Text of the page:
10. The West of Ireland Diabetes Foot Study: Epidemiology, Cost, Feasibility and Implications for Clinical Practice and Policy

  11. Aims To establish a set of easy to use measures for screening for diabetes foot complications To apply these measures to a large sample of patients attending local general practices To recruit medical and nursing staff from these practices to become skilled in performing diabetes foot examinations To establish the prevalence of diabetes foot complications in this population To determine the incidence and predictors of new diabetic foot events at 18 months  

  12. Aims (continued) • To determine the impact of foot complications on Health Status, Quality of Life, Anxiety & Depression • In all patients developing new foot ulcers: • Establish the degree to which these patients used the health service for the duration of their foot care episode • Establish the cost of each foot care episode to the patient and to the health service

  13. Study Design • Design: • Longitudinal observational study • Main Study: Foot Screening Study (est. n=560) • baseline screening visit • 18 month follow-up • Sub-study: Foot Ulcer Cost Analysis • Prospective gathering of cost data

  14. Recruitment Practice Recruitment • Recruitment of General Practices (Nov‘08–Apr ‘09) • Letters of ‘Invitation to participate’ sent • Practice meetings & presentations • Training of Practice Nurses Patient Recruitment • Joint review of diabetes register and inclusion/exclusion criteria • Invitation letters to patients • Practice-based clinics performed by the Practice Nurse and Research Podiatrist

  15. Overview of Screening Study Baseline Visit • Consent • Questionnaires • Foot Screening • Vascular Assessment • Neurological Assessment • Plantar Pressure Assessment • Foot Wound Alert Card 6 month & 12 months • Wound Alert reminder letters Follow-up visit (18 months) • Questionnaires • Foot Screening Tests (as above)

  16. Screening Study: Issues Arising • Choice of Questionnaires • Generic (SF-12 v EUroQoL) • Disease Specific (ADDQoL v WB-Q28) • Choice of Vascular Assessment • Pulse palpation ± Doppler Waveform ± ABPI / Toe Pressure • Training / skill issue • Assessing Deformity • Observational tests - too subjective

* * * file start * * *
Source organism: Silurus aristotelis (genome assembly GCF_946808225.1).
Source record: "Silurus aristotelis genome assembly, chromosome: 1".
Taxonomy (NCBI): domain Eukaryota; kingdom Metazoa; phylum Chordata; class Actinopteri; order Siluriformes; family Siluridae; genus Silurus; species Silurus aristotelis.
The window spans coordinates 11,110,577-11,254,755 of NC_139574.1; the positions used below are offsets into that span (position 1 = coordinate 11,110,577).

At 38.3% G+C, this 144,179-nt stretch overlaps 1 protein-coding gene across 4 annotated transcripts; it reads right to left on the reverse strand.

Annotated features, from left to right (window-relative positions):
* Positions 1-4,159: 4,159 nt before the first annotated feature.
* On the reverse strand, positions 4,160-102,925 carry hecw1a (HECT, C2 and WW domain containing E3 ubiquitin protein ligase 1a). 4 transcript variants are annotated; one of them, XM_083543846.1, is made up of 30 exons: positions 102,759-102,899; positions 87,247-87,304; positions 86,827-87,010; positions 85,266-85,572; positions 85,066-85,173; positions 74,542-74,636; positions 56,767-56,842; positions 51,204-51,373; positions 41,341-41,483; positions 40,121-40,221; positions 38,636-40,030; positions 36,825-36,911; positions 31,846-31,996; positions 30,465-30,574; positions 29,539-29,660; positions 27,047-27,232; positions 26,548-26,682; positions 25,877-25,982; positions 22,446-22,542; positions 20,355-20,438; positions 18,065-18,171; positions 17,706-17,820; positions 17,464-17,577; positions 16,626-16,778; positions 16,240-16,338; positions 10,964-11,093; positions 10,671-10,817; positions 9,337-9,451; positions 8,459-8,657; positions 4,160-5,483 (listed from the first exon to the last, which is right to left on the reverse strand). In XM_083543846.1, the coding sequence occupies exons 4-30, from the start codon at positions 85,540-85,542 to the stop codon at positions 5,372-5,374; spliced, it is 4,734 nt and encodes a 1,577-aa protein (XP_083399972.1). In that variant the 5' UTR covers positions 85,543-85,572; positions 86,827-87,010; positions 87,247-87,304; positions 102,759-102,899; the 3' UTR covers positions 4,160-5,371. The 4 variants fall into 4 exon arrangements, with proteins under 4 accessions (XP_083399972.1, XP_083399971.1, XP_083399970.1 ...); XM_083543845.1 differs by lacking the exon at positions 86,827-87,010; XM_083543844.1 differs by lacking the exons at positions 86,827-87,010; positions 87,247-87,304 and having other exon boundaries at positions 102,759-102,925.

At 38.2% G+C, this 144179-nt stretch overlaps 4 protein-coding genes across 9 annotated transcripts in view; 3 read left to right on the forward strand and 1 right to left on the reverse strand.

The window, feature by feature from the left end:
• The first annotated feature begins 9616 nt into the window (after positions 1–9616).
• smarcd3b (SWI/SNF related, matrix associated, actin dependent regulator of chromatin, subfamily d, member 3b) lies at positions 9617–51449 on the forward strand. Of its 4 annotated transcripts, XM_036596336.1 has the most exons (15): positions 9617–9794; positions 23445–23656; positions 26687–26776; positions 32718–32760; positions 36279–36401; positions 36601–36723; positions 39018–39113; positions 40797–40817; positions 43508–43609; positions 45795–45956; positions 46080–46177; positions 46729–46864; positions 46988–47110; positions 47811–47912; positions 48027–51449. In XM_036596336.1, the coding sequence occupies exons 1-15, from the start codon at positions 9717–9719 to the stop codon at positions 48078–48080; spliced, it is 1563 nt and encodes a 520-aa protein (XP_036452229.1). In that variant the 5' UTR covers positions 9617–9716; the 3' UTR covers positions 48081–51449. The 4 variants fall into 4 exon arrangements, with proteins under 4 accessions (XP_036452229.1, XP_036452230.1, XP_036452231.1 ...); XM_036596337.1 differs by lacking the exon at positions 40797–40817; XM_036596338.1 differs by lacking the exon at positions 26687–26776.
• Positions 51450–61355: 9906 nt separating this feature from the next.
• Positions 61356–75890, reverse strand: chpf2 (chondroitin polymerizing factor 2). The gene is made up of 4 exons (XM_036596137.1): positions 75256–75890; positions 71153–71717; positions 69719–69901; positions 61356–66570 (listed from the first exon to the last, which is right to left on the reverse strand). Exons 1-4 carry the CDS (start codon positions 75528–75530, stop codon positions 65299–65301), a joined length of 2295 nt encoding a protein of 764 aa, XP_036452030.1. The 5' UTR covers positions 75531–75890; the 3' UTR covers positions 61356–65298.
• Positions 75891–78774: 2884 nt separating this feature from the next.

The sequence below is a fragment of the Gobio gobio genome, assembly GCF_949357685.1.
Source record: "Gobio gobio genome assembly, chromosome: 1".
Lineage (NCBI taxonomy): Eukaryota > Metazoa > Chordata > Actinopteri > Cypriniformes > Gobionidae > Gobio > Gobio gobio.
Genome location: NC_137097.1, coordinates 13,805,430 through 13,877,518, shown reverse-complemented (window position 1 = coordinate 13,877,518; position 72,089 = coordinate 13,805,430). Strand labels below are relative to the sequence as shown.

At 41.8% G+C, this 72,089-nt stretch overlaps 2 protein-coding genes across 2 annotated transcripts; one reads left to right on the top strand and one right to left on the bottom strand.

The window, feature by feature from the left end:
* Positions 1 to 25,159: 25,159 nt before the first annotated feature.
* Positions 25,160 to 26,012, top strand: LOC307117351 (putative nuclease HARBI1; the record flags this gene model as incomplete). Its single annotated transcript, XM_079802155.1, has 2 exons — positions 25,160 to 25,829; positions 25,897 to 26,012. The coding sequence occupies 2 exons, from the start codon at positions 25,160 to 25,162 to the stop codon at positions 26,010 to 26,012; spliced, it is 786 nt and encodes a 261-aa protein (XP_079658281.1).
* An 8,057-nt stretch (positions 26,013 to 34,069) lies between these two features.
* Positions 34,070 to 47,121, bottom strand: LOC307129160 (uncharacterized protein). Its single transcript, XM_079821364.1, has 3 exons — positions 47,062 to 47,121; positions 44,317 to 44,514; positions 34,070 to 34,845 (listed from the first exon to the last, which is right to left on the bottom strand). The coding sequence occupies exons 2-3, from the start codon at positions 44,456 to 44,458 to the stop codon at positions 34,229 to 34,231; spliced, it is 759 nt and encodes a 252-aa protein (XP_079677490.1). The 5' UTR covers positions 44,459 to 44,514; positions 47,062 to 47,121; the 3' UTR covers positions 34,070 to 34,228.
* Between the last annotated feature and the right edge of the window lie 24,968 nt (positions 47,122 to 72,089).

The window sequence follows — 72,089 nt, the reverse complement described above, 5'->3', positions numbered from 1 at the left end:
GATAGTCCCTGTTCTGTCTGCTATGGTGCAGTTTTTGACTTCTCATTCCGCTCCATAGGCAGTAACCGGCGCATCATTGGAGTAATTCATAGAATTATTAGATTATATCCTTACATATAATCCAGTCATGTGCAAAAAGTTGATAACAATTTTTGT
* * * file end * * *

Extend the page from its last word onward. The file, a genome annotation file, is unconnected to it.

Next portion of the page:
17. Plantar Pressure Assessment PressureStat®

  18. Overview of Cost Analysis Sub-Study • Podiatric review of all foot wounds (& photo) • Foot Ulcer Grading (Texas Classification System) • NeuroQol questionnaire • Support from Health Economists • Patient Resource Items • Health Economic Questionnaire • Healthcare Resource Items: • Hand-held log of all health service contact • Review of all medical notes

  19. Cost Analysis: Issues Arising • Small numbers: estimated 2% incidence • Potential for missing some ulcers due to: • Failure of patients to report • Failure of health professionals to report • Uncertainty as to the diagnosis of an ulcer e.g. “ when does a wound become an ulcer?” • Potential for missing some health service contact when calculating the Health Service Resource Cost • Unit-Cost Data is not readily available for some outpatient visits

  20. Progress to date • REC Approval from ICGP and GUH • Awaiting approval of some amendments • 8 practices recruited so far • Training day held in September for PN’s • Approximately 5 clinics booked (Nov-Dec)

  21. Thank You! Questions?